Advertisement

Floyd Mayweather Jr. wants Gervonta Davis on undercard of potential Conor McGregor fight

"I'm proud of 'Tank.' I want him to keep up the good work and keep working hard and he'll be back in the ring in a few months."

The boxing world wants to see Floyd Mayweather Jr. return from his two-year retirement to oppose Ultimate Fighting Championship star Conor McGregor in the ring.

Mayweather wants the same thing, too, with one accommodation (besides, you know, the millions of dollars he'll surely demand).

Advertisement

"If me and Conor McGregor do happen to make the fight happen, and I think that the fight will happen, I would love for this young kid to be on the undercard," Mayweather said Saturday night in London, where he had just watched Baltimore's Gervonta Davis, the aforementioned "young kid," make Mayweather Promotions' bet on his future look good again.

Davis defended his International Boxing Federation super-featherweight title with a third-round technical knockout of previously unbeaten Liam Walsh at Copper Box Arena. With the win, Davis, 22, moved to 18-0 in his career, with 17 knockouts.

"I thought that it was going to take a couple more rounds for him to get the guy out of there, but I take my hat off to Liam Walsh, he was a tough competitor," Mayweather said, according to CBS Sports. "I'm proud of 'Tank.' I want him to keep up the good work and keep working hard and he'll be back in the ring in a few months. We just want to take one fight at a time. There's no rush."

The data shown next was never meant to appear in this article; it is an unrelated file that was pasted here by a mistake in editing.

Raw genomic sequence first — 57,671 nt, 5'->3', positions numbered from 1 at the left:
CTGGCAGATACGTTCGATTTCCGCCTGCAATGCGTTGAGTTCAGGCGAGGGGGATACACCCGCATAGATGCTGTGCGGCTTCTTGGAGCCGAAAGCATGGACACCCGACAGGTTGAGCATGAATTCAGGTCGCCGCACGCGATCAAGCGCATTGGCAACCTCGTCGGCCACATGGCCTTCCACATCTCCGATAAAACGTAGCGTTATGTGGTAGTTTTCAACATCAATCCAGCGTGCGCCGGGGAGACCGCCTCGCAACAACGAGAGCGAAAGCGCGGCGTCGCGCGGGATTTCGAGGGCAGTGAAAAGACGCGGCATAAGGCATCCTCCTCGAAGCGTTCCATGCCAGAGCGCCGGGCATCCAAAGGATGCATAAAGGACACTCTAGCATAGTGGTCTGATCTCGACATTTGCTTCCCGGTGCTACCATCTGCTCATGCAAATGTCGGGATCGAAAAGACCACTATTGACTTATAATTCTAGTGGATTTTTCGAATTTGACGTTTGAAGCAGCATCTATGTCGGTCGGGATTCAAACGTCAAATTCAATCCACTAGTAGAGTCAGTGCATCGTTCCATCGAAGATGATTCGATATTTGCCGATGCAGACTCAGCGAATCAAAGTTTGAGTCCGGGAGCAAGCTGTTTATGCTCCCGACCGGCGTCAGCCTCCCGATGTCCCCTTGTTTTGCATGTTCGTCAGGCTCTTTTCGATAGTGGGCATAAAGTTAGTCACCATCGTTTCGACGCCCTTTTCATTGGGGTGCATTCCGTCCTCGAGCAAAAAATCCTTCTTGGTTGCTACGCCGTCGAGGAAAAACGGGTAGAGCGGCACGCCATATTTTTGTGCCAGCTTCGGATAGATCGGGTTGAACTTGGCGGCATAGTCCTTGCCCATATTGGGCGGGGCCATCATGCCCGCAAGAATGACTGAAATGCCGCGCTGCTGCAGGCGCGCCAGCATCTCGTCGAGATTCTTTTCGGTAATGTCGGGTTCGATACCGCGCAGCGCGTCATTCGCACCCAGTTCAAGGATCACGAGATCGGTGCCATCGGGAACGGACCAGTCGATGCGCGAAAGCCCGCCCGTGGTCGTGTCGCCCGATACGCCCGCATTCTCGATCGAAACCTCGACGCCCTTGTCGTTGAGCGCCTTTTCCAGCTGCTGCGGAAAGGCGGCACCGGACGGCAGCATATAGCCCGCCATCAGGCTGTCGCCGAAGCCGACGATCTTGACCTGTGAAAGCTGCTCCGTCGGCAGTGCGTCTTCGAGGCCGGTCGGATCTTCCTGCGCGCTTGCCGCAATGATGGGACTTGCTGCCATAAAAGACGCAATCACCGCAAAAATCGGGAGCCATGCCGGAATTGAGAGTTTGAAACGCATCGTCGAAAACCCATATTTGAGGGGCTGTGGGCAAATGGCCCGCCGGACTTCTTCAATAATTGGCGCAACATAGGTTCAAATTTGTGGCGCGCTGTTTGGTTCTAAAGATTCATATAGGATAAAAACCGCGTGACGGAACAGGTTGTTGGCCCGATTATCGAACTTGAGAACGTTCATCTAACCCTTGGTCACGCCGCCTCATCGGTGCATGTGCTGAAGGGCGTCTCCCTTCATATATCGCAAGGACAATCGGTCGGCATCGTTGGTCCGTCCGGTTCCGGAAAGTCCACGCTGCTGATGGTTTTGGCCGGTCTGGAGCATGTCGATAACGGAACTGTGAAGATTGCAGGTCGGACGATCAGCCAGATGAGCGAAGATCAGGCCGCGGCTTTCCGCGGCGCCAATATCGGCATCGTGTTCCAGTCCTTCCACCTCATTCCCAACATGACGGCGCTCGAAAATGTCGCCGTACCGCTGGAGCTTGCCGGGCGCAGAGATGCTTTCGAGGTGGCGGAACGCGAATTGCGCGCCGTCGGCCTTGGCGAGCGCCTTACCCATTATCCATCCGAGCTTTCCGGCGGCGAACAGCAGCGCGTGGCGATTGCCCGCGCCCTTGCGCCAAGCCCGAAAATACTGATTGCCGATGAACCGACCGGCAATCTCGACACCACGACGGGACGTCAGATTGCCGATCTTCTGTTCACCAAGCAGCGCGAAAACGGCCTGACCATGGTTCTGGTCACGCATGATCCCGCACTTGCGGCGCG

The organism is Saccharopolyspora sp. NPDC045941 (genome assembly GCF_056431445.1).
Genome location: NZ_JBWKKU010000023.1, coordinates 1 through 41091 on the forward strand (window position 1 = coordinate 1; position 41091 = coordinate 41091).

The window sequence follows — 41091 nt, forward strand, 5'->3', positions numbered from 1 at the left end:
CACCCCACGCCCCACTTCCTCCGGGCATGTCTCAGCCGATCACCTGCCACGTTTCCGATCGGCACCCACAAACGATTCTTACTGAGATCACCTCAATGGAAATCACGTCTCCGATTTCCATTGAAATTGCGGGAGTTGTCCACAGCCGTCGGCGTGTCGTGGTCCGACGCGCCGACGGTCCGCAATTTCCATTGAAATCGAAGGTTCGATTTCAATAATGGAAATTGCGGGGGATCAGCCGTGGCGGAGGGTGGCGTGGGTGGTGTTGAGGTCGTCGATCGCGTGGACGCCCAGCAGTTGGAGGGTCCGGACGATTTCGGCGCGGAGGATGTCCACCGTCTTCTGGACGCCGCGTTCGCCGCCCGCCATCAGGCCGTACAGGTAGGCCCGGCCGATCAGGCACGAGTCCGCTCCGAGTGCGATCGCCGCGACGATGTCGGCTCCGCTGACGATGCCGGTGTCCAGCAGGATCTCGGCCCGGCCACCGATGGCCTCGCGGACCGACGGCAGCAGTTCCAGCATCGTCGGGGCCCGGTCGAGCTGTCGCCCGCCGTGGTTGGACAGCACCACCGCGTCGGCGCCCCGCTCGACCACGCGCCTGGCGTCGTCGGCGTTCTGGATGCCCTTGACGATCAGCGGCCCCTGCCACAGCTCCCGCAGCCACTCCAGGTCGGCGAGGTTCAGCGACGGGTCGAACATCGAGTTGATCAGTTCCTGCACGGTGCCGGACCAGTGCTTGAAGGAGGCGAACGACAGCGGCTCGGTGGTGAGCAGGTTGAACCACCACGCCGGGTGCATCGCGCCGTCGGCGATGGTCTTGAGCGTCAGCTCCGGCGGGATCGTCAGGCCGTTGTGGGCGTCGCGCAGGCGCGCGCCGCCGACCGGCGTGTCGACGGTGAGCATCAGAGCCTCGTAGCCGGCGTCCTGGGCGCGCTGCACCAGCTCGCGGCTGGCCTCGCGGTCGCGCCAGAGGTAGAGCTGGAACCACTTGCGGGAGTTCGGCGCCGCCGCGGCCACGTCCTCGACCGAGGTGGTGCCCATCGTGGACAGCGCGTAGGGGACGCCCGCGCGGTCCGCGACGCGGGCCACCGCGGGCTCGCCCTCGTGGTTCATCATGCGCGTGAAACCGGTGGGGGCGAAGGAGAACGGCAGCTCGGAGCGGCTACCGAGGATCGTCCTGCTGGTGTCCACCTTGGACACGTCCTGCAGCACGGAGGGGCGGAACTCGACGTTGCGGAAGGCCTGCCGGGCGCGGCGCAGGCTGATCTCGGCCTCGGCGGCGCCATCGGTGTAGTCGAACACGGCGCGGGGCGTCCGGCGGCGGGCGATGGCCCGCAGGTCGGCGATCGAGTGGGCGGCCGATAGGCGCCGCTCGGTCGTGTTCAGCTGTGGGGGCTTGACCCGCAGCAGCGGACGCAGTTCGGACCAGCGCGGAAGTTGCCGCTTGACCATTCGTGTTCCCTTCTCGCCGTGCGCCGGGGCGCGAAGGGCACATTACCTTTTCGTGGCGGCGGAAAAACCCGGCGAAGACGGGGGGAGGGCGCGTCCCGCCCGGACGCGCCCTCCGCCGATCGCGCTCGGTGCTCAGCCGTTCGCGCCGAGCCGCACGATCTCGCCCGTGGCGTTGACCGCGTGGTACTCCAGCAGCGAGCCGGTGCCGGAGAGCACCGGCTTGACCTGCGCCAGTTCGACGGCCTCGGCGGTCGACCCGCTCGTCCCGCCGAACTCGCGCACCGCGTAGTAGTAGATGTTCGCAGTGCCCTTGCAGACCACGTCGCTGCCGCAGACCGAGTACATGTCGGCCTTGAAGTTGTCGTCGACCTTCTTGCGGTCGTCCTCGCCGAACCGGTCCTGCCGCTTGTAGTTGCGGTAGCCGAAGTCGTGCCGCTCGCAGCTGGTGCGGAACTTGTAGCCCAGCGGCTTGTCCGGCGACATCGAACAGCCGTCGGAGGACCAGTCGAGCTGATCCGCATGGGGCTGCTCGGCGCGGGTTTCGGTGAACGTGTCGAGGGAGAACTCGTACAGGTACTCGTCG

Mayweather, who last fought in September 2015, has been rumored to be in talks to fight McGregor since April 2016. His best work in the meantime might have come against Davis, who finished his training for Saturday's title defense with Mayweather in Las Vegas. Davis said earlier this month that they had worked "extra hard," running and working together in the gym until late at night.

"Just having him in my corner, I feel like I have a chance," he said. "I have that chance. I have one of the best in the sport backing me, so it means a lot."

The Twitter shout-outs must be nice, too.

Advertisement
Advertisement